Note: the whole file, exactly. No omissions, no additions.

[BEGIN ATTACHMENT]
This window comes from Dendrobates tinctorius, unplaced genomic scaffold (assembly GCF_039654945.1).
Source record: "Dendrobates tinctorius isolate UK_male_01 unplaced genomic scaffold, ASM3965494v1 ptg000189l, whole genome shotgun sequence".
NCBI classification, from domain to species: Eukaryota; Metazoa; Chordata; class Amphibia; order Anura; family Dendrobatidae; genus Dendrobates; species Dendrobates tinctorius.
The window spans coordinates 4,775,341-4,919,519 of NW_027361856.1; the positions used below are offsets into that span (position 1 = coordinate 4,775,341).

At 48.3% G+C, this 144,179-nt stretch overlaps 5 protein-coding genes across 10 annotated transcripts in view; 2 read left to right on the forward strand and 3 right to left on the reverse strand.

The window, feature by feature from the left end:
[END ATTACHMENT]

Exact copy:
This window comes from Dendrobates tinctorius, unplaced genomic scaffold (assembly GCF_039654945.1).
Source record: "Dendrobates tinctorius isolate UK_male_01 unplaced genomic scaffold, ASM3965494v1 ptg000189l, whole genome shotgun sequence".
NCBI classification, from domain to species: Eukaryota; Metazoa; Chordata; class Amphibia; order Anura; family Dendrobatidae; genus Dendrobates; species Dendrobates tinctorius.
The window spans coordinates 4,775,341-4,919,519 of NW_027361856.1; the positions used below are offsets into that span (position 1 = coordinate 4,775,341).

At 48.3% G+C, this 144,179-nt stretch overlaps 5 protein-coding genes across 10 annotated transcripts in view; 2 read left to right on the forward strand and 3 right to left on the reverse strand.

The window, feature by feature from the left end: